Jonathan Monk’s mini- retrospective in Berlin, Yesterday today tomorrow etc, travelled from St. Gallen in Switzerland, a town named after the Celtic monk Gallus. Somehow this fact and that word—gallus —seems appropriate to Monk’s habits. According to Michael Munro’s book The Complete Patter, gallus is defined as ‘a general term of approval in Glasgow and… when applied to people it’s more about attitude and includes elements of toughness, cheek, self-assurance and boldness’. Monk’s chutzpah is perhaps best illustrated by the early work ‘My name written in my piss’, 1994—enough to give anyone a riddy .
Bravely partnering your work with that of established greats runs the risk of accusations of unoriginality or repetition. Some might say that the joke isn’t funny any more. This high risk strategy rests on the hope that the well-off older artists Monk appropriates do not decide that his actions are a little too close to home and too near the bone. You wouldn’t want to be dealing with someone as litigious as, oh, say Morrissey for example.
Thankfully, conceptualists seem to be a forgiving bunch. Monk’s new show, Second Hand, at the Lisson, finds him working again with Sol LeWitt. He hand draws early works by the master in one gallery and displays teased out giant paperclips referring to the American’s pristine cubes in another. Riffing on Robert Barry’s ‘Telepathic Piece’ 1969, Monk gives us ‘Translation Piece’ 2003.
Here a text in English is translated into French then through eight other languages before being turned back into gibberish English. This strategy is revisited in a new work Monk has made by asking a sign painter to depict a Rothko following written instructions from arch conceptualists Art and Language—‘What is seen is described and what is described is seen’, 2006.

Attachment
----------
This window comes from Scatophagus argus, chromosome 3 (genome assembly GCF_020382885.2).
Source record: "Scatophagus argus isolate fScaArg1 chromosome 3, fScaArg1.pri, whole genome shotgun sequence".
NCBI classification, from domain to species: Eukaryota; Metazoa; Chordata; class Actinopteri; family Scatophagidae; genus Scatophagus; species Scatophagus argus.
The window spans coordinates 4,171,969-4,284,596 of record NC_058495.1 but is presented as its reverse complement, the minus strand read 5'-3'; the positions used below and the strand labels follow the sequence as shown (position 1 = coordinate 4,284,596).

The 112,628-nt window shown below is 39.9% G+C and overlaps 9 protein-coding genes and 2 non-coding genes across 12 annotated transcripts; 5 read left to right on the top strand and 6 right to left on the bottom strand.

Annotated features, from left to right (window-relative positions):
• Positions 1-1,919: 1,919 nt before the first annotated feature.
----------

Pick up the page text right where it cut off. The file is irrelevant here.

There’s also clearly a nod and a wink to John Baldessari going on. The distrust of language is made apparent by the end result which lacks all the transcendent qualities of a real Rothko implying that Monk, for all the dryness of conceptualism, is something of a sentimentalist. The impossibility of translation also recalls the brilliant arguments of Nabokov and Edmund Wilson over rendering Pushkin into English.
Outright hilarity occurs as when Monk entitles a canvas ‘This painting should ideally be hung on the same wall as an Alighiero e Boetti’, 2006. This tone is belied elsewhere by an underlying melancholy as evidenced in his headstone ‘A Work in Progress (to be completed when the time comes)’ 1969—‘(White)’ 2005, or his sapphire eye photographs where he depicts himself as Wilde’s not so happy prince.
As Monk is no stranger to literary references it is Philip Roth’s mid-period Zuckerman books, literature about literature, that come to mind seeing these shows. Despite the convoluted joys, we worry as to how the artist gets out of this cell. We can only hope that Monk, like Roth, has the audacity to create late works of real power and that this review be placed on the same page as one by Umberto Eco.
John Quin is a writer living in London